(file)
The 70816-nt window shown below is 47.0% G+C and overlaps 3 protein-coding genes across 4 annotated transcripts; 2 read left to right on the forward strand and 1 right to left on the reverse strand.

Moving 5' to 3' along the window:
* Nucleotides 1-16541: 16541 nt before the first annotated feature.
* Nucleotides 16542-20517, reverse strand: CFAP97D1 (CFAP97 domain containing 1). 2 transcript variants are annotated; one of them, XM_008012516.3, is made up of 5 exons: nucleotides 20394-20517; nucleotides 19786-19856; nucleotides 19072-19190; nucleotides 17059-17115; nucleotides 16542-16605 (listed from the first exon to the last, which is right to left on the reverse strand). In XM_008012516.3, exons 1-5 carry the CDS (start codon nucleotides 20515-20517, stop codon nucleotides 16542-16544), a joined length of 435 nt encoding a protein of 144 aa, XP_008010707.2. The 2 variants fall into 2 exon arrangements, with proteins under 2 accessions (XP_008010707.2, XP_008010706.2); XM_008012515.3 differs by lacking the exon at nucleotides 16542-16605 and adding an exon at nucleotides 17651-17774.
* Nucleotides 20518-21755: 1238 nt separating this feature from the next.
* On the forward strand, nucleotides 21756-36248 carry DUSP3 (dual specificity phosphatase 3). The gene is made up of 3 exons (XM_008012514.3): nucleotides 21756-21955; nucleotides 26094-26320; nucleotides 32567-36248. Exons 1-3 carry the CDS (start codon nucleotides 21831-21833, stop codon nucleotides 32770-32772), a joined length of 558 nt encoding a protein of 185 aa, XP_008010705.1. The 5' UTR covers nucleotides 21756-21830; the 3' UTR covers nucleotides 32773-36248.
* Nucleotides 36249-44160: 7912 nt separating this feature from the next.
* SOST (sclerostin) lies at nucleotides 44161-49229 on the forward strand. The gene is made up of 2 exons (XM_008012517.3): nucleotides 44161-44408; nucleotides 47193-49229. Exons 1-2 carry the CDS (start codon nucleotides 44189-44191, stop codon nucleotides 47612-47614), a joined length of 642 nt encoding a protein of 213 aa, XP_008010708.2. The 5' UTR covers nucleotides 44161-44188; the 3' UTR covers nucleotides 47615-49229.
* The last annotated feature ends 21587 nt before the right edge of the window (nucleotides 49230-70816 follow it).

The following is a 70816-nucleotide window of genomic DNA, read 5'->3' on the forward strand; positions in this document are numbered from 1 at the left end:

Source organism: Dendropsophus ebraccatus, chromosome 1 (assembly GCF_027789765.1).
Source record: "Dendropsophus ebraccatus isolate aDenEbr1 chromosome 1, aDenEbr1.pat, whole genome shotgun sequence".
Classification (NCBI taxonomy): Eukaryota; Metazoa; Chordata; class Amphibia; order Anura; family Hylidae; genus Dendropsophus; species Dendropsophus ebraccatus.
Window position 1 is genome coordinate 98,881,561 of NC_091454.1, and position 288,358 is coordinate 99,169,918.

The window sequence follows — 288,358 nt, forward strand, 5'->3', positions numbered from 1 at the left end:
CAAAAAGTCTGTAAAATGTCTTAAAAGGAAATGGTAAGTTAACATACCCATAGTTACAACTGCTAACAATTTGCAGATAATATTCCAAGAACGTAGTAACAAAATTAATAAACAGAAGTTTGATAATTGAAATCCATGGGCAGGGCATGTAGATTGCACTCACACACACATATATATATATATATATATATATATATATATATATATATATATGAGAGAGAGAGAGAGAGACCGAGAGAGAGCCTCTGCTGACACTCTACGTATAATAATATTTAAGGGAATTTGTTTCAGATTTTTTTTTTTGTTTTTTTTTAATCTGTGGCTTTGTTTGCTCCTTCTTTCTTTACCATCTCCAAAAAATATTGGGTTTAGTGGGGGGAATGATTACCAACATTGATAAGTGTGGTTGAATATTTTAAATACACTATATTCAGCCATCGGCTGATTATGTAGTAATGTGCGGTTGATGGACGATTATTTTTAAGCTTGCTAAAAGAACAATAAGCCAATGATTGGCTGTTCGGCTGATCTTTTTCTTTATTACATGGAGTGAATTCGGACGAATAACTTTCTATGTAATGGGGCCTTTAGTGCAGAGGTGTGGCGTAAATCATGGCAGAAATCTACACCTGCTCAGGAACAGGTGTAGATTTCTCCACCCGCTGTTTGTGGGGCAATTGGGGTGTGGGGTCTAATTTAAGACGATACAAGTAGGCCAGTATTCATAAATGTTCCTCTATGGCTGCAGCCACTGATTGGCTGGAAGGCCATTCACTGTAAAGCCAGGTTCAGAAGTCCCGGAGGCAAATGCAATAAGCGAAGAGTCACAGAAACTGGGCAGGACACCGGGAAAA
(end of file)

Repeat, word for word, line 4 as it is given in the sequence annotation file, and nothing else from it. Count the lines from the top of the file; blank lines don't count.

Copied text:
* Nucleotides 16542-20517, reverse strand: CFAP97D1 (CFAP97 domain containing 1). 2 transcript variants are annotated; one of them, XM_008012516.3, is made up of 5 exons: nucleotides 20394-20517; nucleotides 19786-19856; nucleotides 19072-19190; nucleotides 17059-17115; nucleotides 16542-16605 (listed from the first exon to the last, which is right to left on the reverse strand). In XM_008012516.3, exons 1-5 carry the CDS (start codon nucleotides 20515-20517, stop codon nucleotides 16542-16544), a joined length of 435 nt encoding a protein of 144 aa, XP_008010707.2. The 2 variants fall into 2 exon arrangements, with proteins under 2 accessions (XP_008010707.2, XP_008010706.2); XM_008012515.3 differs by lacking the exon at nucleotides 16542-16605 and adding an exon at nucleotides 17651-17774.